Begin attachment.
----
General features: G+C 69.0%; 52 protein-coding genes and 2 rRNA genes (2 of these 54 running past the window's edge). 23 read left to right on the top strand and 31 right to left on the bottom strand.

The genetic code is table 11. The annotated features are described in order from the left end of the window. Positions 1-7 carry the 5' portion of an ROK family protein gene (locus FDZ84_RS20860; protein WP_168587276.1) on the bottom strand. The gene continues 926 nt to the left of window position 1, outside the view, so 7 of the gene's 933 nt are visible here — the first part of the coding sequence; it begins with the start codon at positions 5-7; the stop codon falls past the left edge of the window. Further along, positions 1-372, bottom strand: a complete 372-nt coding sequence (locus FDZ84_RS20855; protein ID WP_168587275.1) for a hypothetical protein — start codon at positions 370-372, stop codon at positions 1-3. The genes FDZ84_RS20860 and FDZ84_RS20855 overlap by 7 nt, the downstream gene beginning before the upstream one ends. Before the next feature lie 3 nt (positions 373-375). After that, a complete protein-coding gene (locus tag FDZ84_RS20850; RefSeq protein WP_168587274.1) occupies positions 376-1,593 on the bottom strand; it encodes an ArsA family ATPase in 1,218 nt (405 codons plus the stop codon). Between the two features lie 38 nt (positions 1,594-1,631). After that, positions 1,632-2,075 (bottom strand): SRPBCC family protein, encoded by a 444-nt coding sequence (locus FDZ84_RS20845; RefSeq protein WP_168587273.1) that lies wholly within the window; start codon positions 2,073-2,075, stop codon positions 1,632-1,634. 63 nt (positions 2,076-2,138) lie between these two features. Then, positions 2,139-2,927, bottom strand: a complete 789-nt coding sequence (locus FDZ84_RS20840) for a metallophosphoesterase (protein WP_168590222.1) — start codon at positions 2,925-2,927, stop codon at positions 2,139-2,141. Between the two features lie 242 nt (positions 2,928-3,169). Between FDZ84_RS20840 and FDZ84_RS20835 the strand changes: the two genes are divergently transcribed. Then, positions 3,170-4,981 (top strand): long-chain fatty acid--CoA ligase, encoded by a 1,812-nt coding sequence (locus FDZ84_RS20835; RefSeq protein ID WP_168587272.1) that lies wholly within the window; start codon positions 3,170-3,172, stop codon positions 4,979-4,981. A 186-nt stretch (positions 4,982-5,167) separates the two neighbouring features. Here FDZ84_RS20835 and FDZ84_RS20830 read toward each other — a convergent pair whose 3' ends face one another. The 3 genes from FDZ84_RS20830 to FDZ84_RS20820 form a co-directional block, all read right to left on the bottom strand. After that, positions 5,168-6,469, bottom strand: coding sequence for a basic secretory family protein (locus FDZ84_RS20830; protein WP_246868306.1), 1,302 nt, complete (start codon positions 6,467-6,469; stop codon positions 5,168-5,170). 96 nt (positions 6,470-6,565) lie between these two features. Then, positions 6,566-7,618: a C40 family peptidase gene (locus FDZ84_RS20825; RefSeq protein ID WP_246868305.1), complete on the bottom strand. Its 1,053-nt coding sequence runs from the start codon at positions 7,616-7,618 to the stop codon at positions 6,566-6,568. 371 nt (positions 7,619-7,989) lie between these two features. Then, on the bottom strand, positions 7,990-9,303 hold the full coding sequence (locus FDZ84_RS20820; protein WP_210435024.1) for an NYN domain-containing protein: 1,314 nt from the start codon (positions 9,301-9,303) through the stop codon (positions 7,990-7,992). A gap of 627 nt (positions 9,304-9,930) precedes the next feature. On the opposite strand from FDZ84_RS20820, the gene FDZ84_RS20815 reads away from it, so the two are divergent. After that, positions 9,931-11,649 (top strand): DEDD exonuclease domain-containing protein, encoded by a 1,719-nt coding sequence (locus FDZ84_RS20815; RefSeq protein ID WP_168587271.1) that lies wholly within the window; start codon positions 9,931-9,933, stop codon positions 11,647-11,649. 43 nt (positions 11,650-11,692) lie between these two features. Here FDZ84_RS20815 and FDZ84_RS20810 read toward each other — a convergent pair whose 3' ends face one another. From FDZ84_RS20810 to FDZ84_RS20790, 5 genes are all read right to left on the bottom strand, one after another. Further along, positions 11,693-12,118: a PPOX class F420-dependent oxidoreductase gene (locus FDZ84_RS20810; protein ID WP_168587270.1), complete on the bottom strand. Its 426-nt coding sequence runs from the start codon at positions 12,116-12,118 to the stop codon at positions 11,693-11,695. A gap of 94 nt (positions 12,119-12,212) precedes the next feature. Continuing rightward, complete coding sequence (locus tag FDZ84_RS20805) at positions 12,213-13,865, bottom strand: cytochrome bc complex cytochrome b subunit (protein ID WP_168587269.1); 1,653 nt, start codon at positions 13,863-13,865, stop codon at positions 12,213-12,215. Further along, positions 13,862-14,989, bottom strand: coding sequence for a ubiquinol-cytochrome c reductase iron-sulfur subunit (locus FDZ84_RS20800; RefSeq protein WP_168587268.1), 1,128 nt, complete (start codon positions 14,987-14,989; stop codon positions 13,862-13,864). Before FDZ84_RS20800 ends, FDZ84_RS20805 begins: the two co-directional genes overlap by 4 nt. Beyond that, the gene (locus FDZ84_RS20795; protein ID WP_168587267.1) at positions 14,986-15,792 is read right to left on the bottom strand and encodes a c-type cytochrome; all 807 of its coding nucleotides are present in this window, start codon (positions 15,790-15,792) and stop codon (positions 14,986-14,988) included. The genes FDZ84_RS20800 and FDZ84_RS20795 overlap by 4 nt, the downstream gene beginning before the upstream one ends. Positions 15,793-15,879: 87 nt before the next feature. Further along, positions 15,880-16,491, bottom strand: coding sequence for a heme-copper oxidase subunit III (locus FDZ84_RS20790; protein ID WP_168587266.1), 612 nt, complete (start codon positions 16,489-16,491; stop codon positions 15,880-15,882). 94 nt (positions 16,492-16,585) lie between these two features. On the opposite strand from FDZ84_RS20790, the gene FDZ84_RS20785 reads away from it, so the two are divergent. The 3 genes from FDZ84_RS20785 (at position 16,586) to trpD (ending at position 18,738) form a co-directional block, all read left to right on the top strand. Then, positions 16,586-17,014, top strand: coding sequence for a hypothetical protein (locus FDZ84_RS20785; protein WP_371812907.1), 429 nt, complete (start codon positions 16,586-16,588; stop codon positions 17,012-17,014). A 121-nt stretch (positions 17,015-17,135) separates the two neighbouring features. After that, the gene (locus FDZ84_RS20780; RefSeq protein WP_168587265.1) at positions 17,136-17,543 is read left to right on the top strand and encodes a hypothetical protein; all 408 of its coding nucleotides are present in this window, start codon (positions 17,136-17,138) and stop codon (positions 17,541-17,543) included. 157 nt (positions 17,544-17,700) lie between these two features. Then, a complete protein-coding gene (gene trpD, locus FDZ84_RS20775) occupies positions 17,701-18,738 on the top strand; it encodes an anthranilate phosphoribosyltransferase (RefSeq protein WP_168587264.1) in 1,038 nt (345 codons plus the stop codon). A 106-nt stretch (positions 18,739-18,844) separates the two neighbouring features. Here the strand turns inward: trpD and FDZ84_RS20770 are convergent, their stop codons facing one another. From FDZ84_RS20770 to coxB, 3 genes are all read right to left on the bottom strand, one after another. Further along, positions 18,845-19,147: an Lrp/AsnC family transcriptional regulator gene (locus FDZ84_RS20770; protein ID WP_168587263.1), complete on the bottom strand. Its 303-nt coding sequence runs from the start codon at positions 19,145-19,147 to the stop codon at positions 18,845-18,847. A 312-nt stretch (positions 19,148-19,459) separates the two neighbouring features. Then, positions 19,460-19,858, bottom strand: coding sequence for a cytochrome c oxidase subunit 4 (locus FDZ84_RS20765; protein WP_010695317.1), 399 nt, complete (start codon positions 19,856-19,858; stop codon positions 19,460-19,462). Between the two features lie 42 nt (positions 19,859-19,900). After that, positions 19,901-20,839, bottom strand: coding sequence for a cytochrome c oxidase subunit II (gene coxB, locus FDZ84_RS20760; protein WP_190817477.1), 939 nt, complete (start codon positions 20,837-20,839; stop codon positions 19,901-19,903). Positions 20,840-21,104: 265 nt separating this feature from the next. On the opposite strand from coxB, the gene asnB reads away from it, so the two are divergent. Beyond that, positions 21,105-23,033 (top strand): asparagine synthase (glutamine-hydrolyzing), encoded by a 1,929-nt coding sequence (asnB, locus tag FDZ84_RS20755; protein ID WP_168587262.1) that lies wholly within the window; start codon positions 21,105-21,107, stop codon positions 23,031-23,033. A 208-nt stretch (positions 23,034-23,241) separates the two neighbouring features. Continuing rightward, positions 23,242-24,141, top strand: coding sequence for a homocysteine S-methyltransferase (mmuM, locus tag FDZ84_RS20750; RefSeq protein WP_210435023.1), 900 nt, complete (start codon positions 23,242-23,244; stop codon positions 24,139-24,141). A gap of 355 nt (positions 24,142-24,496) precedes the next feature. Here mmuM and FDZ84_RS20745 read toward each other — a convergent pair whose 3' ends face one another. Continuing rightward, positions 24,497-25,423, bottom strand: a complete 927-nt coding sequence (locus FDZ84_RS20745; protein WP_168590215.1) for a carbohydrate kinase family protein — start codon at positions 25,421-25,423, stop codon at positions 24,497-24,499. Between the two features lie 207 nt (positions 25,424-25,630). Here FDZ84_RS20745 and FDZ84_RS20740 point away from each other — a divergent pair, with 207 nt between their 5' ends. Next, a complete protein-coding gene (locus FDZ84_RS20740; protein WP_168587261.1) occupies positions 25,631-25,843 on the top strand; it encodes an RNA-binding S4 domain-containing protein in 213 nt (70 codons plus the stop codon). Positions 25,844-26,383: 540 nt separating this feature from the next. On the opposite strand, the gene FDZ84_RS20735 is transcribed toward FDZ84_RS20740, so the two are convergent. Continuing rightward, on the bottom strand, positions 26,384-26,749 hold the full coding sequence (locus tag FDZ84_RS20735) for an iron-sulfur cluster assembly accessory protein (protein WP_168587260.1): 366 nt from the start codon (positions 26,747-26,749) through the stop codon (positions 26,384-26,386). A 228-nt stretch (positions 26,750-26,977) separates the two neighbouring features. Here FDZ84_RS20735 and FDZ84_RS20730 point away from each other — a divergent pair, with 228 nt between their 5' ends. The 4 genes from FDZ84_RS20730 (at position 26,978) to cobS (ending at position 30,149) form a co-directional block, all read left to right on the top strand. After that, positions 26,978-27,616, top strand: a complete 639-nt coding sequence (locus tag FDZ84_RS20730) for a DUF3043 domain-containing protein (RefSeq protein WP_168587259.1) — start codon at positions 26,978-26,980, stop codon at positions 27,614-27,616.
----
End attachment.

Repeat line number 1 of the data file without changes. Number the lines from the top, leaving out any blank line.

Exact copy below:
General features: G+C 69.0%; 52 protein-coding genes and 2 rRNA genes (2 of these 54 running past the window's edge). 23 read left to right on the top strand and 31 right to left on the bottom strand.